Scottish Water tenders £9m solar photovoltaic contract

Race for 10-year Devon and Somerset highways up-keep

Three councils in the West Country are on the look out for contractors to take over highways maintenance for the next 10-years.

Devon and Somerset County Councils have teamed up with Plymouth City Council to run a joint procurement exercise, although each council has its own lot for contractors to chase.

The largest spend over the period will be delivered by Devon County Council, with the highway term maintenance contract expected to be worth £656m. Somerset aims to spend £394m, while Plymouth highways upkeep is expected to cost £169m over 10 years.

Selected firms will take over maintenance regimes in April 2017, after a prior six-month contract mobilisation programme to allow for a smooth transition to a contractor.

For further information contact Alan Palmer at Devon County Council

Storm Barney set to increase UK flood risk

Storm Barney set to increase UK flood risk

Barney, the second storm to be named by the Met Office this season, is set to bring additional rain and damaging winds to the United Kingdom on Tuesday.

“Barney will be a fast-moving storm, bringing locally strong winds to southern Ireland and the southern U.K. beginning midday Tuesday and continuing into Tuesday night,” AccuWeather Meteorologist Eric Leister said.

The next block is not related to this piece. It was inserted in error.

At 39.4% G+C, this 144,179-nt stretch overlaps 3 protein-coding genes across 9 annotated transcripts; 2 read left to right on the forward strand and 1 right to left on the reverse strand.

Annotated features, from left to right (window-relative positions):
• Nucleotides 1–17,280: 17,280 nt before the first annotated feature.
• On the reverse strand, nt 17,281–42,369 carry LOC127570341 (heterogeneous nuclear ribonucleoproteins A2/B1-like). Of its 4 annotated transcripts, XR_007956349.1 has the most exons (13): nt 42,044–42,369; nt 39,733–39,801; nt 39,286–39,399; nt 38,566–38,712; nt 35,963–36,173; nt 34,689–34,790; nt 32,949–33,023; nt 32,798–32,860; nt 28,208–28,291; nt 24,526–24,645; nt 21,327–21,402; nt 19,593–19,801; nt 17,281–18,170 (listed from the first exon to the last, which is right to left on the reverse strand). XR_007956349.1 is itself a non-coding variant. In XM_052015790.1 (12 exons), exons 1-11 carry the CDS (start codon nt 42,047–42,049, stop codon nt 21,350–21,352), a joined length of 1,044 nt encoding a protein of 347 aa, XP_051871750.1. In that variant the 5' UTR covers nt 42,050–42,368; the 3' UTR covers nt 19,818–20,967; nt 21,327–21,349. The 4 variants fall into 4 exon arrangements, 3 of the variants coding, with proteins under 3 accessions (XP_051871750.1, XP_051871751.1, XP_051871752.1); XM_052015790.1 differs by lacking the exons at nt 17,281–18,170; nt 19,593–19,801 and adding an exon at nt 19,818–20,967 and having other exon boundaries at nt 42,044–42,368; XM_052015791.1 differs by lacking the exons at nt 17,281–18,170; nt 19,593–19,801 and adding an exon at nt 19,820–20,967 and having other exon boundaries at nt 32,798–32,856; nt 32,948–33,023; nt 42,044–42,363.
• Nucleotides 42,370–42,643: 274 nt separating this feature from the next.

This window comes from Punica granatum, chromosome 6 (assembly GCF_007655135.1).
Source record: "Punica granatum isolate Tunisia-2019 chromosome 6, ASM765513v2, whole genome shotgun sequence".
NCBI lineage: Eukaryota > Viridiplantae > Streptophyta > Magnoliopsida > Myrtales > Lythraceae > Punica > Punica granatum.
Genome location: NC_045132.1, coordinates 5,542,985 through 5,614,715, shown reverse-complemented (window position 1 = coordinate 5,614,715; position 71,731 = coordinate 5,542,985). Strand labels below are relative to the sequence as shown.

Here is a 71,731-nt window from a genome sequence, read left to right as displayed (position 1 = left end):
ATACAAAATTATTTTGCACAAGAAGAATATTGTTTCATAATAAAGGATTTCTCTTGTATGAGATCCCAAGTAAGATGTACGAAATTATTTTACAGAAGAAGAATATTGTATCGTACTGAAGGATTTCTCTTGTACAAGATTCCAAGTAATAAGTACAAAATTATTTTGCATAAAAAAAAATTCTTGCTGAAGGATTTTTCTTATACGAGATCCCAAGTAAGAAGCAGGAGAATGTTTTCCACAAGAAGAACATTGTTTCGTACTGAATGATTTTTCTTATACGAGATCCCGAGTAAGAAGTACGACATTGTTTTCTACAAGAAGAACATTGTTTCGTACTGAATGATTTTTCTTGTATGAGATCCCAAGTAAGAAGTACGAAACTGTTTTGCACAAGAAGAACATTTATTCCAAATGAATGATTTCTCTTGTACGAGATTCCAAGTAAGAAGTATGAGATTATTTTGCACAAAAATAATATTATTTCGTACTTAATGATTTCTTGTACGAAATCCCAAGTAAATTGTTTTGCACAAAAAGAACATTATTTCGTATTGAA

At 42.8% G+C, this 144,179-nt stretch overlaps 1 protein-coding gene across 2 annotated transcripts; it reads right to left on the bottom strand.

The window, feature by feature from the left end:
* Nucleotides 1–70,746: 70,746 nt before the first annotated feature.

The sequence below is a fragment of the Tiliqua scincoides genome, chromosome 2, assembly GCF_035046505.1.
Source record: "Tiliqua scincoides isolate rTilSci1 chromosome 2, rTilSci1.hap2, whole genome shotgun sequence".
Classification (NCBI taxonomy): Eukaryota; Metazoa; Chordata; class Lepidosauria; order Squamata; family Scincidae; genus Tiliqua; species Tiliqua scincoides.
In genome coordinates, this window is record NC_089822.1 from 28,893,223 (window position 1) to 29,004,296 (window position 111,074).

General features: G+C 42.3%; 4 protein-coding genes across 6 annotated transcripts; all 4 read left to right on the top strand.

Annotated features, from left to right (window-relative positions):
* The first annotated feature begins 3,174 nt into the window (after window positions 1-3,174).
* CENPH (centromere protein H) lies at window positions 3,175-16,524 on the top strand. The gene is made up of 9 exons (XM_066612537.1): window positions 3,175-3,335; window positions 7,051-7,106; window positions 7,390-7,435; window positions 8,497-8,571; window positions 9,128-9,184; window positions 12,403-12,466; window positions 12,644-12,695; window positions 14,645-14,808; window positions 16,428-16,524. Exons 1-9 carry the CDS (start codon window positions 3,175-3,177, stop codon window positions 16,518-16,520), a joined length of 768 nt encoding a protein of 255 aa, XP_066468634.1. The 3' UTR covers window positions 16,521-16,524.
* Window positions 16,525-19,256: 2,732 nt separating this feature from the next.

Winds will gust to 75 mph (120 km/h) in the areas hit hardest, including Cardiff, Plymouth and Bristol through Tuesday night.

Winds to this speed can down tree branches, cause power outages and result in minor to moderate coastal flooding, especially at high tide. In the Greater London area, winds will be weaker but could still gust in excess of 50 mph (80 km/h) at times.

In addition to wind, Barney will also cause heavy rain in Northern Ireland into Wales and Northwest England which will worsen flooding from ex-Hurricane Kate over the weekend.

Between Saturday and Monday morning, Gwynedd and Powys counties in Wales received the heaviest rain, totaling over 106.0 mm (4.1 inches) and over 82 mm (3.2 inches), respectively, according to the Met Office.